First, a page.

General Mills' Co-Brand With Buzzfeed's Tasty Underscores Kitting Value and Packaging Appeal
Tasty, Buzzfeed’s food and drink vertical, is co-branding with General Mills products as a way to celebrate the 50th anniversary of the Hamburger Helper brand, and diversify the publishing company’s revenue streams.
Tasty will release four co-branded dry meal kits, drawing from various culinary styles. According to Adweek, this venture is in addition to an already long list of 250 Tasty-branded licensed products, which reportedly brought in $250 million in global sales for Buzzfeed last year. Adweek also reported that Tasty’s revenue from licensed goods grew 30% over the last three years thanks to other food-centric co-branding efforts with big-name brands like Walmart, McCormick and Nestle.
The choice to partner with Hamburger Helper specifically is a result of what Tasty says is the modern culinary landscape, as younger generations turn to meal kits not only during the pandemic, but as meal kit and subscription services grow in popularity.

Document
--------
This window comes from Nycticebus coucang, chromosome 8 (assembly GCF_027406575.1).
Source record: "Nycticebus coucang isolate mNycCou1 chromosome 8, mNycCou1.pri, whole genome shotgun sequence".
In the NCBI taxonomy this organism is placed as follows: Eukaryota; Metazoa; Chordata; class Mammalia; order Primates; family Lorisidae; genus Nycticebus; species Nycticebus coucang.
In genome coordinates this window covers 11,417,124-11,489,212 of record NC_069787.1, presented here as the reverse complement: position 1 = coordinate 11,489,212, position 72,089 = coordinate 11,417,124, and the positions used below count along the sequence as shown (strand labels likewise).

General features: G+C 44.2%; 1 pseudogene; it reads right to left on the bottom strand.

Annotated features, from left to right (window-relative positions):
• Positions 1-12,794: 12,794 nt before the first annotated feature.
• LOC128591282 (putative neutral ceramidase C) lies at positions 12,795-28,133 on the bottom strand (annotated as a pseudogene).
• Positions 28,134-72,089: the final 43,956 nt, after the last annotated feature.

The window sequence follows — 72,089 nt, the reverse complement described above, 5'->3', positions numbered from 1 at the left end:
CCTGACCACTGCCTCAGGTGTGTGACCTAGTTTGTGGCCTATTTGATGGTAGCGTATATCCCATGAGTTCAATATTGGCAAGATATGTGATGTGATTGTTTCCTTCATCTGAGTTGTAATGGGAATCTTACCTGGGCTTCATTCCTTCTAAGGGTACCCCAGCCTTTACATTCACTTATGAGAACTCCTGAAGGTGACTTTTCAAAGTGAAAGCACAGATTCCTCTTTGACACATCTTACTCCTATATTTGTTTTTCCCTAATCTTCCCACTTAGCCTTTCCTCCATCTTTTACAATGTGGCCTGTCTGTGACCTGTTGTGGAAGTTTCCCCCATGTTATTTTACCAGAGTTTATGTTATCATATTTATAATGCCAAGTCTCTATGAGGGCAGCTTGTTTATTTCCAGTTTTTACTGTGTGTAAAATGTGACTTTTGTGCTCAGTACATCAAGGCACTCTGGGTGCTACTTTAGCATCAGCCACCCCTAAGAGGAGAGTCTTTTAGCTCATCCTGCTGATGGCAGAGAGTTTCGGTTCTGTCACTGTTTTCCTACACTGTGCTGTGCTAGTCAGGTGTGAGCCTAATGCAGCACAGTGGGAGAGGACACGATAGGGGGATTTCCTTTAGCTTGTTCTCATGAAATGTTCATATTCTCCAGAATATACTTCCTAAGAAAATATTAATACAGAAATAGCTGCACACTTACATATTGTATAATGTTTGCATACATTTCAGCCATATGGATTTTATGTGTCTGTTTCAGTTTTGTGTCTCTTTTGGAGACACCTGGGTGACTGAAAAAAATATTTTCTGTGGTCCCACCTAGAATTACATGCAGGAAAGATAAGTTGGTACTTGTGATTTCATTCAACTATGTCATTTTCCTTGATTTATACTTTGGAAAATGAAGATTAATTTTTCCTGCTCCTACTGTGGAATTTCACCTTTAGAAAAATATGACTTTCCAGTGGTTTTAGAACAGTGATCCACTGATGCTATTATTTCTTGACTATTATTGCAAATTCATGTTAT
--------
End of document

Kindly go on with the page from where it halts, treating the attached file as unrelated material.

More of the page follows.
From General Mills’ perspective, adding the Tasty logo appeals to younger customers who know and trust the Buzzfeed brand, and keeps the Hamburger Helper product in the spotlight.
“Partnering with a cool brand is good for General Mills because it makes them relevant,” Cierán Coyle, president and chief operating officer for licensing agency LMCA, told Adweek. “It gives them some credibility with a community that otherwise would not really consider them as a brand. These kinds of revitalizing collaborations go across various industries—look at Madonna in the music world, for example. She maintains relevance by collaborating with up-and-coming artists.”
Within the food space, teaming up with a well-known home meal kit allows General Mills to renew interest in the Hamburger Helper brand by getting in front of potential customers who are now doing more home cooking. Attaching itself to a brand like Tasty and doing something as simple as putting its logo on the packaging creates a deeper effect, changing prospective customers’ impressions of the company.
This is a good example of how co-branding can work: Both parties get something out of it, it uses well-placed logos to do the talking, and it focuses on current trends and cultural situations to strategically appeal to a market.